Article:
Hire that Facebook party animal

Don’t be afraid of the job applicant with a beer in both hands
Hire that Facebook party animal

One morning in 2011, a 24-year-old Georgia high school teacher named Ashley Payne was called down to the office of her school’s principal and given an ultimatum. She could resign from her position or be fired. She hadn’t looked at a student the wrong way or practised corporal punishment. She had had a drink. To be precise, she had two—a glass of wine and a pint of beer, simultaneously, on a European vacation in 2009. The problem, though, was that a picture of this minor indulgence made its way onto Facebook, where—despite Payne using the site’s highest privacy settings—someone saw it, and brought it to the attention of the school’s principal. Payne took the high road: She resigned.

The “Facebook firing” is now an unfortunate fixture in Western professional culture, a warning to the working population at large that normal social behaviour, when captured and chronicled online, is aberrant and offensive. Having a beer after work—sometimes with your colleagues—is a socially acceptable activity. But upload a picture of that socially acceptable activity onto the Internet and it is rendered unacceptable. More than half of modern-day employers screen job applicants’ social media profiles for pictures like the one that implicated Payne, which means that this trend in cyberprohibition isn’t just getting people fired—it’s preventing them from getting hired, as well.

The logic behind this brand of professional prudishness, however maddening, is fairly simple. It’s not the beer-drinking itself that throws employers off; it’s the supposed lack of judgment inherent in making your beer-drinking public. The assumption is that if you lack judgment in this element of your life, you’ll lack it somewhere else, too—perhaps at work. This assumption, however, is deeply flawed.

A new study by psychology researchers at North Carolina State University suggests that employers who overlook otherwise capable job candidates because of “photos and text-based references to alcohol” may do so at their own peril. Researchers Will Stoughton, Lori Foster Thompson and Adam Meade collected personality data and social media behaviour data on a group of 175 university students.

“There are lots of articles giving guidance [to job candidates], saying, ‘Clean up your Facebook profiles,’ but we were interested in providing some data for employers to think about,” says Foster Thompson. “What we found,” she says, “is that people who post pictures of beer are no less conscientious,” nor are they less likely to make responsible, valuable employees. In fact, “people who are extroverted and more gregarious [qualities employers specifically look for, she says] are most likely to post pictures of beer.” Foster Thompson says the study was inspired in part by the fact that companies spend thousands of dollars developing the perfect social media screening tools, without assessing if their own assumptions about what constitutes a “red flag” are accurate to begin with.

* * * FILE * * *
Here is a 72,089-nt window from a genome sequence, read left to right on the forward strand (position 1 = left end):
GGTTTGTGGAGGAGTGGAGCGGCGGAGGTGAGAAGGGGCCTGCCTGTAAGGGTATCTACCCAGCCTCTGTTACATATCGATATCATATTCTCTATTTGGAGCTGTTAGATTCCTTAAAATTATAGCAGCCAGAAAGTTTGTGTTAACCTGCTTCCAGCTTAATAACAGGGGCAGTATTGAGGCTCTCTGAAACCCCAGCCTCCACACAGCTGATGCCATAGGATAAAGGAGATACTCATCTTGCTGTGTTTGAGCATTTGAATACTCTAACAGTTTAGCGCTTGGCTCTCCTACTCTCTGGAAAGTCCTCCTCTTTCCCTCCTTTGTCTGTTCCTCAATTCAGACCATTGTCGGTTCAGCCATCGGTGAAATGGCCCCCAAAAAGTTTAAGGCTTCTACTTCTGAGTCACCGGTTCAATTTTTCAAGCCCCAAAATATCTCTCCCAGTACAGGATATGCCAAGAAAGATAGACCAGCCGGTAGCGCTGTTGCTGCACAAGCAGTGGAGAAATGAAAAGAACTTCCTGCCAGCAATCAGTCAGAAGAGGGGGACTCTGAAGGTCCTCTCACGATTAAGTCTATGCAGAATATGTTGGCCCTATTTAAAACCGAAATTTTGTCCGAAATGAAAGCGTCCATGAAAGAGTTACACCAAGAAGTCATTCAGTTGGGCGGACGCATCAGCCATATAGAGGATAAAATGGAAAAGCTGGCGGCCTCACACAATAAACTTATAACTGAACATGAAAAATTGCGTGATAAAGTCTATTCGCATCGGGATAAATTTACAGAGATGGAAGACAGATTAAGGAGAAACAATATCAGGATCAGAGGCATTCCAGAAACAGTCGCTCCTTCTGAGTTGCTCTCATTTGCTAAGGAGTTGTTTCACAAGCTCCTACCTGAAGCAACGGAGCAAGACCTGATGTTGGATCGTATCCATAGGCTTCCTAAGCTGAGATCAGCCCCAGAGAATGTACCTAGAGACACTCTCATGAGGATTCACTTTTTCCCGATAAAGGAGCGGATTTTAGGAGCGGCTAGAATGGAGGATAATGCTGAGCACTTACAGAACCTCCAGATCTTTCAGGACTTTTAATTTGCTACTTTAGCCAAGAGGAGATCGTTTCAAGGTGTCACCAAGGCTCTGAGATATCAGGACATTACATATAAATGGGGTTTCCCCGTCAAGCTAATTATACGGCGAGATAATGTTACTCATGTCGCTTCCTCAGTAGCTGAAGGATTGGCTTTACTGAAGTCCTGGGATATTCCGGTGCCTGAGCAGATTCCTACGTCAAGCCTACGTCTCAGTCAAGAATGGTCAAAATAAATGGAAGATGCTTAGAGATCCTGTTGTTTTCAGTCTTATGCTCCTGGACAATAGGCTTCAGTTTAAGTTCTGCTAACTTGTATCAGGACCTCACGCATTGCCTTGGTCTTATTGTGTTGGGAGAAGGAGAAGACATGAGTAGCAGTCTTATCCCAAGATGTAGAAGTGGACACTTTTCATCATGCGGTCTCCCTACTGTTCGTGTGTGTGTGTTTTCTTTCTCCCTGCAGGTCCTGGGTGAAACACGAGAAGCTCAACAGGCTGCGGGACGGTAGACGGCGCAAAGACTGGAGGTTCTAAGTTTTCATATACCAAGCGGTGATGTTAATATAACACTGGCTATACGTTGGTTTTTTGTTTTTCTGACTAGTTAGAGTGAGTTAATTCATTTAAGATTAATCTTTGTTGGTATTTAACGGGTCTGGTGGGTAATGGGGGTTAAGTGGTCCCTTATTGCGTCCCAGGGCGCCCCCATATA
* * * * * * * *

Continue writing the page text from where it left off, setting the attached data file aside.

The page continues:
What the study didn’t account for, however, are employers—most of them younger—who have embraced reality on their own. For Michael Morozov, the 23-year-old owner of a Toronto window-cleaning company called Gold Standard, what is to traditionalists a red flag is to him a good omen. Morozov employs door-to-door salespeople and he has an unusual but refreshing hiring criterion. “I prefer that salespeople are party animals,” he says. “If you have a guy who goes clubbing, it shows confidence. This is sales.” His own findings seem to support Foster Thompson’s research: “Some of the most talented people we have, if you looked at their Facebook pictures, you’d never hire them.”

According to business development consultant Kaelah Russell (she interviews employers to gauge what they’re looking for) at IQ Partners, a Toronto headhunting firm, “younger employers are probably more understanding if there are pictures of people out partying. For the most part, they’re easygoing and flexible.”

Someone has to be. If posting pictures of a social night out ups your chances of being an extroverted, gregarious person, then abstaining from the same behaviour actually lessens them.

I have several friends who have just completed teachers’ college, some of whom have or are currently looking for jobs. They have heard Payne’s story and others like it, and they are afraid. One in particular cowers every time someone pulls a camera or smartphone out at a party. Like a Disney-owned Miley Cyrus, she won’t be seen in public smoking or drinking. It’s utterly backwards that a culture so social is at once so introverted and puritan—that job candidates who are now expected to be social media whiz kids must also be social media shut-ins. And all in fear of a glass of beer.

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